How men understand sex needs to be engaged with not just on a physical, but a social level as well. It is much more complex than a simplistic need to ‘fill a hole’ as it were.
The ‘at risk for x’ argument is also lacking a rather essential discussion in relation to men and sexual activity, which is…
Aggressive heterosexuality as inherent to a masculine identity
What this discussion is severely lacking is an examination of how heterosexuality, and more specifically, aggressive heterosexuality is a crucial component to an idealised masculine identity. While it’s easy to say “it’s a sex addiction” it’s perhaps harder to argue that actually, it’s a socially ingrained aspect that men are trying perform.
Let’s look at how men and boys might be socialised throughout their lives in relation to sex.
If you take any ‘teen’ movie for example, such as the American Pie series, the entire plot resolves around guys getting laid, or losing their virginity to become men.
Losing their virginity to become men.
Remember that, it’s important. In many of these movies and shows, we see the boys desperately trying to shag anything that will give them the time of day to demonstrate their masculinity. Newer series such as the Inbetweeners is perhaps a great example of this, with the boys many (many!) failed attempts at engaging in sexual intercourse.
In all of these cases, their sole goal is to get laid, because that is how they can perform appropriate masculinity. Boys (and men) are consistently taught to prize their ability to get laid, to engage in sexual intercourse with women above anything else. Notches on the bedpost or belt buckle highlight that the higher the number, the more of a man they are. There are books and ‘professionals’ that promise you success in landing the ladies with a variety of ‘techniques’ alongside ways to get rid of their one night stand so she doesn’t get attached.
It’s not enough to be heterosexual, a man needs to be aggressively heterosexual, and the high consumption of hetero-based porn means that men must also be performers, experts in the art of making love, or engage women as sexual receptors, in which the standard drilling technique is the height of a woman’s pleasure (as porn dictates, and yet very few women actually do find this pleasurable).
In any case, sex addiction may not be an addiction at all. It perhaps might be a desperate attempt to construct and maintain an idealised heterosexual masculinity.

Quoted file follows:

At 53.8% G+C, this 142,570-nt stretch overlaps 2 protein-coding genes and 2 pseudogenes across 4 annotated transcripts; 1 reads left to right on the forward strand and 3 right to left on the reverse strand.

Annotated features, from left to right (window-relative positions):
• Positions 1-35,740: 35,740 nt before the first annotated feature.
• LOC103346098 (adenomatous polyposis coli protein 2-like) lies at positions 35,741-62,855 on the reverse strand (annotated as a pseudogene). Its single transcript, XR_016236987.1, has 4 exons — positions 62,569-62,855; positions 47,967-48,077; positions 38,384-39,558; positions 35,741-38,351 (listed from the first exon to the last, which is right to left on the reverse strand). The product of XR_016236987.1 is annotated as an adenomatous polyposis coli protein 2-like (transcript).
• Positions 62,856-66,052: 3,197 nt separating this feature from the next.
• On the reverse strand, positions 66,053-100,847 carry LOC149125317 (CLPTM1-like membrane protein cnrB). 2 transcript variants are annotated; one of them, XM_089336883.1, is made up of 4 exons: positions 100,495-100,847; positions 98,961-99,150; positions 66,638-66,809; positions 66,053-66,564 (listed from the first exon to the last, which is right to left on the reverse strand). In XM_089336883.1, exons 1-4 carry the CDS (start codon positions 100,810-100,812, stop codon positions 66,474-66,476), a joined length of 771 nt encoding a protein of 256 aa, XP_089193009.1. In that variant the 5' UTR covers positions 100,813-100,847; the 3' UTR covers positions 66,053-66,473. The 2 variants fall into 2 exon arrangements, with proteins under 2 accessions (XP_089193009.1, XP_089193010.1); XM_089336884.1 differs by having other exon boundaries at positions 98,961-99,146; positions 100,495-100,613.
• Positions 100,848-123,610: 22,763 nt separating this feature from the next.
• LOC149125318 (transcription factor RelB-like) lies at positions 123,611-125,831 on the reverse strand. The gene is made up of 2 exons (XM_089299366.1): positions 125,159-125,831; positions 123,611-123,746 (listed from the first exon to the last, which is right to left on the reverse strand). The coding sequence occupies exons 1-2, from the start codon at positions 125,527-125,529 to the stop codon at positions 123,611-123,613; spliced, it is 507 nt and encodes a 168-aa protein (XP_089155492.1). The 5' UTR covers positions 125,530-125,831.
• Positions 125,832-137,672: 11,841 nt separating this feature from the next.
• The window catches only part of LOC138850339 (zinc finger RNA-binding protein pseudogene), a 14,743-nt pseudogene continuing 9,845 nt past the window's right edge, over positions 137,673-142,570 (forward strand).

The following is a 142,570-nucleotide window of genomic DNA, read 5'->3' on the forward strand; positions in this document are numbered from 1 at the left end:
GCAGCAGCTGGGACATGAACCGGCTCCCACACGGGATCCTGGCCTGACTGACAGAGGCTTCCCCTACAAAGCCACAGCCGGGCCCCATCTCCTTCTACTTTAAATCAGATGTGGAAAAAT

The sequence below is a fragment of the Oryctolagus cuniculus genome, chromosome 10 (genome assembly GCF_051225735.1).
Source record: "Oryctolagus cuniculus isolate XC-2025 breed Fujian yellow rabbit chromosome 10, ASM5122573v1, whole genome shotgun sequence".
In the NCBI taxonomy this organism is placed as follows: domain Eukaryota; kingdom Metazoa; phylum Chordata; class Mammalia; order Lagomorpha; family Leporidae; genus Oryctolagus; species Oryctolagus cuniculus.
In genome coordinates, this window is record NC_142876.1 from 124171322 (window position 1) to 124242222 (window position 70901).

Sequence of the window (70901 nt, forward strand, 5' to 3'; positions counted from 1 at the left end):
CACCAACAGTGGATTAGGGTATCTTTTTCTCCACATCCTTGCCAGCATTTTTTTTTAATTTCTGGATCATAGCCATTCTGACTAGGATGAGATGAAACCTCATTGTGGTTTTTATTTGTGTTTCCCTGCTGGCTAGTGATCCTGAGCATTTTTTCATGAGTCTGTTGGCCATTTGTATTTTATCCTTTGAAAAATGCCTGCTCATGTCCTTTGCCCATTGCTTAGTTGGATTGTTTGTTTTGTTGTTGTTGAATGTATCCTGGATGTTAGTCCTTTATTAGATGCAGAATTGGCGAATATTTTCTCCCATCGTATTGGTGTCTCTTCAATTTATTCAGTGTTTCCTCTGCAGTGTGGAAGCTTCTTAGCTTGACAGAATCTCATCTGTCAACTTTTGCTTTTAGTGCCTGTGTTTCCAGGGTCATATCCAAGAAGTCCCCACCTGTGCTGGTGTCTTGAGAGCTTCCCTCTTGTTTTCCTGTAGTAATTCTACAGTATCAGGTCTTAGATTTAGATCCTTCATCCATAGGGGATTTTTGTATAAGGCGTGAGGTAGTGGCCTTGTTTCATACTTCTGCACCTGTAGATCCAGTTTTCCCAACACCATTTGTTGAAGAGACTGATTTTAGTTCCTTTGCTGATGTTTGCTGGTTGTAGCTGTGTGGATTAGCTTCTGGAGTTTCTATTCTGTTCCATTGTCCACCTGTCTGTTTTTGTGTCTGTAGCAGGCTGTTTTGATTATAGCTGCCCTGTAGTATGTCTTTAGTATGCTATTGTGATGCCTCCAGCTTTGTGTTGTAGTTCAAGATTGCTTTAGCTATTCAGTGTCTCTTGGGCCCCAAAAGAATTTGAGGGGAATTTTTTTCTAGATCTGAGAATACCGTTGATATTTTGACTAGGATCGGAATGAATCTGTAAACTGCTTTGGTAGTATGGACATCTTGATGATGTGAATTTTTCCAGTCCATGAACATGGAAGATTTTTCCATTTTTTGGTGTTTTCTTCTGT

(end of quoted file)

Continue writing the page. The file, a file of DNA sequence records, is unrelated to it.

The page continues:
Men (and women) should learn to value sex as a romantic, emotional and spiritual relationship.
Look, there’s merit in this statement, but it’s rather preachy, and actually fails to account for how both men and women might conceptualise their sexuality and how they practice this. First, it’s quite heteronormative in stating that sex should be x and not y. Sex does not have to just be about a spiritual and emotion connection, it can be just about two people needing to get their rocks off and can be about desperation, fear and need. What this statement does is create a hierarchy of ‘good, appropriate sex’ and ‘bad, inappropriate’ sex. In reality, the only ‘bad’ sex is that which is committed through acts of force, lacking consent, manipulated/coerced consent (i.e. rape & sexual assault), or one partner is valuing their self-pleasure over the other. While I can see where the author is headed in trying to create a dialogue about healthy and ‘whole’ sex, I think it misses the point of what sex can be. To say that sex as a pleasure-seeking venture is bad, while spiritual/emotional sex is good, is not helpful. It pathologises behaviours that don’t suit a very narrow script of ‘proper sex.’
Human do use sex as a way to escape fear and to connect when they feel lonely, I’m not sure why this needs to be pathologised as unhealthy. Sex can be about hate, lust and desperation. But the main issue I have with this particular piece is the manner in which this pathologisation of sex is considered to be responsible for men’s aggressive heterosexual pursuits and preconceived notions that men are obsessed with sex. It completely disregards how masculinity plays a large role in constructing these notions.
Of course, this isn’t to say that sex addiction is not real. I’m sure that sex can become addictive in the same way that other traditionally non-addictive substances such as food can (i.e., there are no chemicals that create an addiction in the same manner that perhaps a drug like Heroine will). But I don’t think that claiming that all men are at risk for sex addiction and need to relearn how to value sex is perhaps the answer. Rather, a more critical look at how their masculinity is tied to aggressive heterosexuality, and how that aggressive heterosexuality is expected to be performed in everyday society is what’s needed.